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Home > Business > Food  
  Oscar Mayer
His bologna has a third name, too - it's M-O-N-E-Y.
  Ray Kroc
From Big Macs and Happy Meals, this high-school dropout's hamburger joint turned into a McFortune.
  Joy Morton
When it rained it poured profits for this salt magnate and co-founder of Morton Arboretum.
  William Wrigley Jr.
William Wrigley Jr.He had to sell a lot of Juicy Fruit in order to buy the Chicago Cubs.
  Charles Wacker
Though not a household name, Wacker made his fortune in beer, which merited naming rights to one Chicago street.
Pepsi-Cola General Bottlers Inc
Supreme Tamale
Edlong Dairy Flavors

Chicago Food

Of the countless blessings that Chicagoans are grateful for, perhaps the greatest is that the city shows no signs of going hungry soon. Nestled comfortably on Lake Michigan at the gate of America's heartland, Chicago has ample access to the ingredients for nearly any meal: water, grain, corn, beef - just about anything that midwest farmers choose to grow or raise. These raw ingredients combine with a hard-work ethic and spectacular transportation facilities to give Chicago the provisions to feed themselves, America, and indeed the world.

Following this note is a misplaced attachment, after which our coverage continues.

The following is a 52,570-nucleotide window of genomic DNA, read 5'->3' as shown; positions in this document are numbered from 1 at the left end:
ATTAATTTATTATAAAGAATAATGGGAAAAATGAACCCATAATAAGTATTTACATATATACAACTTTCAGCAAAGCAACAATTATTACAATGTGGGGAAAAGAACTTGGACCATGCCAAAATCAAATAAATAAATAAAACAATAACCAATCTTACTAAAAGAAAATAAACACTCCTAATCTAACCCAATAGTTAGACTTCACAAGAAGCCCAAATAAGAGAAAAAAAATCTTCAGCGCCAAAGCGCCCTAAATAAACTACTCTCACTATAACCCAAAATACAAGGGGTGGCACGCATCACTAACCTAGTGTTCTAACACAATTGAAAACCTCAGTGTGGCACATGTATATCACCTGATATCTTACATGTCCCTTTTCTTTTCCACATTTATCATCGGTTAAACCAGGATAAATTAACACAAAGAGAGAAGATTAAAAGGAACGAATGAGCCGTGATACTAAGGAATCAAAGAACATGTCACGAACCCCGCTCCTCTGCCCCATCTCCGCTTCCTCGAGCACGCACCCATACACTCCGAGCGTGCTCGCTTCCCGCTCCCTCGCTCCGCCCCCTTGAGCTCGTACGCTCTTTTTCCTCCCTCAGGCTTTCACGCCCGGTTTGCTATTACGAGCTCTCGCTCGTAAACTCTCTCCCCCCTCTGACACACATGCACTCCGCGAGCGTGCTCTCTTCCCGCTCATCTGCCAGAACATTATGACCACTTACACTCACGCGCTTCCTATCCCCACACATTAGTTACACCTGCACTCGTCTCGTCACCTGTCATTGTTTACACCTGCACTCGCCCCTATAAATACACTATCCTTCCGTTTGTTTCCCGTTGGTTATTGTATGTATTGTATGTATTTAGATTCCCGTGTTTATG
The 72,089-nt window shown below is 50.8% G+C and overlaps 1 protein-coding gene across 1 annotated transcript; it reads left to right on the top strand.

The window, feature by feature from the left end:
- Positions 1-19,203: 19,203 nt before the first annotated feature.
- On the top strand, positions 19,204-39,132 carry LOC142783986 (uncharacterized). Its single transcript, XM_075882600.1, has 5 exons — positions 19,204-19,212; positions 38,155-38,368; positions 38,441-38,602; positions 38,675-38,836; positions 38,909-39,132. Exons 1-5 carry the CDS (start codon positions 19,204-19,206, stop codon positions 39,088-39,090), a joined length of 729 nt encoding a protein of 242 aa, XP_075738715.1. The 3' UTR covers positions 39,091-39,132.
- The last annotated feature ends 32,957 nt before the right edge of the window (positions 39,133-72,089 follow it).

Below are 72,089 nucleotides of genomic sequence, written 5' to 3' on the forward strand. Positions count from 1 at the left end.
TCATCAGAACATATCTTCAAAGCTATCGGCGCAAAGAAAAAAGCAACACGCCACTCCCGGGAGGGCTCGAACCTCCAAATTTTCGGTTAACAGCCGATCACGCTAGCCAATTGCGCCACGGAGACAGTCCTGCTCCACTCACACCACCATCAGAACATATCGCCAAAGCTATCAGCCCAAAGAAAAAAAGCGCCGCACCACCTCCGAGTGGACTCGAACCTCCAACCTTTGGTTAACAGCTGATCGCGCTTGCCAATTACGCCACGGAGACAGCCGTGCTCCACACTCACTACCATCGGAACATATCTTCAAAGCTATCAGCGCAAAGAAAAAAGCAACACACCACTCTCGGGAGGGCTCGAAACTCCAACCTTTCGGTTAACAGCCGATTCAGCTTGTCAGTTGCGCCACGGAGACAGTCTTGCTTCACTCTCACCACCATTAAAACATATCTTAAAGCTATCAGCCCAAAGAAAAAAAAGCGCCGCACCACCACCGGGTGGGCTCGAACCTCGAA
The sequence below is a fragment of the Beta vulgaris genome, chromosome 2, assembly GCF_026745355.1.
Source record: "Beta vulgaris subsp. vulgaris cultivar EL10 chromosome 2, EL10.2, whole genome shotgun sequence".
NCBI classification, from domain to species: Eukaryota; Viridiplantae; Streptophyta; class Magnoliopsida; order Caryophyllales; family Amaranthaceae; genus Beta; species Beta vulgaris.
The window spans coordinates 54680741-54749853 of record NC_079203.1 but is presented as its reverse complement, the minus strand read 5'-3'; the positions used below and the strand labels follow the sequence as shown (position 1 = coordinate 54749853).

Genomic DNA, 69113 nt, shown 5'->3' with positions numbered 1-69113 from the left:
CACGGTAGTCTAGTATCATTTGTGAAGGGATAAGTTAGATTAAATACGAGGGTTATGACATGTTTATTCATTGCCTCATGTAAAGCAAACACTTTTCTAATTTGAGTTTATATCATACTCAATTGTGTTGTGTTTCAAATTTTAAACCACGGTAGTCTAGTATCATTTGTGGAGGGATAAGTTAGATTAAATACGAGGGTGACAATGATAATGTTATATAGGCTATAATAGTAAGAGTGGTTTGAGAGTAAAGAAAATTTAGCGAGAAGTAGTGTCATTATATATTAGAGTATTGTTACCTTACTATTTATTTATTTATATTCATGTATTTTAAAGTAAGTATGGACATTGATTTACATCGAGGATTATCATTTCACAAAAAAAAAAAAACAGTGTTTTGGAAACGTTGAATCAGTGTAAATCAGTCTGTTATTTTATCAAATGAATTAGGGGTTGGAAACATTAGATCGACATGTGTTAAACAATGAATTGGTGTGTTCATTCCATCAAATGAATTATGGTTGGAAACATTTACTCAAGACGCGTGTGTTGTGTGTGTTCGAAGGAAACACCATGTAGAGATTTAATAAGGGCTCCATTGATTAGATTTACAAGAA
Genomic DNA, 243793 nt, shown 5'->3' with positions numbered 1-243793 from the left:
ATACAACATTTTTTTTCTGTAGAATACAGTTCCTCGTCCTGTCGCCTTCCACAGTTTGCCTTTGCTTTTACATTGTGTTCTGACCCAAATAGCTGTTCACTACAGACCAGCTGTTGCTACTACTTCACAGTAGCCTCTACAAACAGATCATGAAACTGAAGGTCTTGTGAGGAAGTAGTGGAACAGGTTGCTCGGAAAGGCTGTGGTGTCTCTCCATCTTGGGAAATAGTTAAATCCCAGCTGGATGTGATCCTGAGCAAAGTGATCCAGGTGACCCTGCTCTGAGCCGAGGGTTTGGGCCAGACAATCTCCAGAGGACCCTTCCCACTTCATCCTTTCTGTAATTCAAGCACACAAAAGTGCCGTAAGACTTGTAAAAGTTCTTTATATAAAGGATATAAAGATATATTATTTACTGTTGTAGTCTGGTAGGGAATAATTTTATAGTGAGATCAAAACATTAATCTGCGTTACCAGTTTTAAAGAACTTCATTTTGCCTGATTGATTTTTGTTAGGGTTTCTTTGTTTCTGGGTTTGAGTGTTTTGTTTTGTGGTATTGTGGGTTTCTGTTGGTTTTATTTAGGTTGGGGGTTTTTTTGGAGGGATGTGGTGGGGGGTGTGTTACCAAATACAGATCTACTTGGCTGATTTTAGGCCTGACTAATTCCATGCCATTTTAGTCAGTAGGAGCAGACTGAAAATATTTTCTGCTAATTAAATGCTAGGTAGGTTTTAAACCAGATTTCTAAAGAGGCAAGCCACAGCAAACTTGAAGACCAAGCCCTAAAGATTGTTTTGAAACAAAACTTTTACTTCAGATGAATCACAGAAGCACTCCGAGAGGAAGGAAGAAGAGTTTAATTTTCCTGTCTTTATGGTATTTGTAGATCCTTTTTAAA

Herbert Hoover gained fame for promising a chicken in every pot. Chicago, however, beat him to the punch by saying, "Let them eat steak!" And while there is no doubt that Chicago's meat-packing industry is the most famous in the world, sirloins and T-bones aren't the only thing on the menu. The Chicago-style hotdog is a unique creation in and of itself. Of course, no trip to Chi-town is complete without at least one helping of Chicago deep dish pizza. This is the stuff that tourists dream of when they go back home.

Chicago puts the "oo" in food. Snack lovers far (and sometimes wide) crave the delicious combination of Nabisco's crackers and Kraft cheese. Locals with a sweet tooth are happy to know that Chicago is America's largest producer of candy. Who hasn't enjoyed sitting on the bleachers at Wrigley Field singing, "Buy me some peanuts and Cracker Jacks!" Well, those Cracker Jacks made their debut right here in Chicago at the World's Columbian Exposition of 1893. But also consider: it wouldn't be Wrigley Field without Wrigley's gum. Tootsie Rolls and Hostess Twinkies - other Chicago confections - have helped to sweeten our lives even more. From the morning hot bowl of Quaker Oats and a Snapple to a midnight snack of Keebler Cookies and Dean's milk, staying on a "made in Chicago" diet is a piece of cake. Which, by the way, is made locally by Sara Lee.